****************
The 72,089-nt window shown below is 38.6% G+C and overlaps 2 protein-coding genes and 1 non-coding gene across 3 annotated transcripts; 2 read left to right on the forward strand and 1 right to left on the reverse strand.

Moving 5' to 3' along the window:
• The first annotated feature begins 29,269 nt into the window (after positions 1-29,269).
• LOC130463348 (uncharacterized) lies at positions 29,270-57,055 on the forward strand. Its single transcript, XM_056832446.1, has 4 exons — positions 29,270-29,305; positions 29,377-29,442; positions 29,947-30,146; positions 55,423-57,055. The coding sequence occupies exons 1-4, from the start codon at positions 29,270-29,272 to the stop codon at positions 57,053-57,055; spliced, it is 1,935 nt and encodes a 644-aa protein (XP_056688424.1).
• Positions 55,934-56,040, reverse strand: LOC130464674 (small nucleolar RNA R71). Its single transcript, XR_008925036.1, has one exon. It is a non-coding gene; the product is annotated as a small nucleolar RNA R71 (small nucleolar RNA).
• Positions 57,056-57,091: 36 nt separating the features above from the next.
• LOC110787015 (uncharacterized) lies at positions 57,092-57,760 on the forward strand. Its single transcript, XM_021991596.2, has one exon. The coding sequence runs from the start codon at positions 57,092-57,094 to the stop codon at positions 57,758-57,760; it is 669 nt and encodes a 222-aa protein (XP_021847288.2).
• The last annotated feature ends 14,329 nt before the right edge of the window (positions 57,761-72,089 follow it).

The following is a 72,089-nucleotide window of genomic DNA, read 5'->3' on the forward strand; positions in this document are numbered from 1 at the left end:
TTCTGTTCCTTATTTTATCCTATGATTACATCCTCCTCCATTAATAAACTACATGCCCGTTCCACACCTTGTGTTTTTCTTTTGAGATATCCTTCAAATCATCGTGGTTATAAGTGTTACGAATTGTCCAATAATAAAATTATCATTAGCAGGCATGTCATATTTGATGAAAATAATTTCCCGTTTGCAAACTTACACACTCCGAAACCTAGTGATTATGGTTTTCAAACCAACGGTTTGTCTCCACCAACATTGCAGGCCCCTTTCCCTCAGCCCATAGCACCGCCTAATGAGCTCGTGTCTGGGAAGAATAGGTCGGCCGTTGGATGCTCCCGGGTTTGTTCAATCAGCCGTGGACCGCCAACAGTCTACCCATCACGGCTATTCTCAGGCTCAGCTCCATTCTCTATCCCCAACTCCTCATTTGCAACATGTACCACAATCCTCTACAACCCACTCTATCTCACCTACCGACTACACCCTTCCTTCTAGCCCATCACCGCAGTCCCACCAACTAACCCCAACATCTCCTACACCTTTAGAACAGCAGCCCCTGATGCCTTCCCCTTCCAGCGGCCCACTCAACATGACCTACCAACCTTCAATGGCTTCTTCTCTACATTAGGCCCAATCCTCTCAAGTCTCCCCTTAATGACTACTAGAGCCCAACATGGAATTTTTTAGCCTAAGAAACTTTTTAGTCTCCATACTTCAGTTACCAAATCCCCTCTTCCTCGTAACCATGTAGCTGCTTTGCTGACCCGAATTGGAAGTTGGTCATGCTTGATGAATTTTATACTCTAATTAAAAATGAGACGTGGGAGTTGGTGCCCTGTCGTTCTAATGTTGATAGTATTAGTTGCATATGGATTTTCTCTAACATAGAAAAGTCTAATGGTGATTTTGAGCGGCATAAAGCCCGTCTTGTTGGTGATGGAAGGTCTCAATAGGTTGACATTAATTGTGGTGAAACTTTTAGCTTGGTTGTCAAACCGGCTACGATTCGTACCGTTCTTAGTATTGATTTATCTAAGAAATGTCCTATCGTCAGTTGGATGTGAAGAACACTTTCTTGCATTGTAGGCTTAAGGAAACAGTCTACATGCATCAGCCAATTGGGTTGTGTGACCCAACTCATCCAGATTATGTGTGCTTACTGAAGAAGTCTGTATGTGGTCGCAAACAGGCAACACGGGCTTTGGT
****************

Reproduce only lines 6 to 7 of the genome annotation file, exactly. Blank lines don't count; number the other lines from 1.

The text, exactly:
• Positions 57,056-57,091: 36 nt separating the features above from the next.
• LOC110787015 (uncharacterized) lies at positions 57,092-57,760 on the forward strand. Its single transcript, XM_021991596.2, has one exon. The coding sequence runs from the start codon at positions 57,092-57,094 to the stop codon at positions 57,758-57,760; it is 669 nt and encodes a 222-aa protein (XP_021847288.2).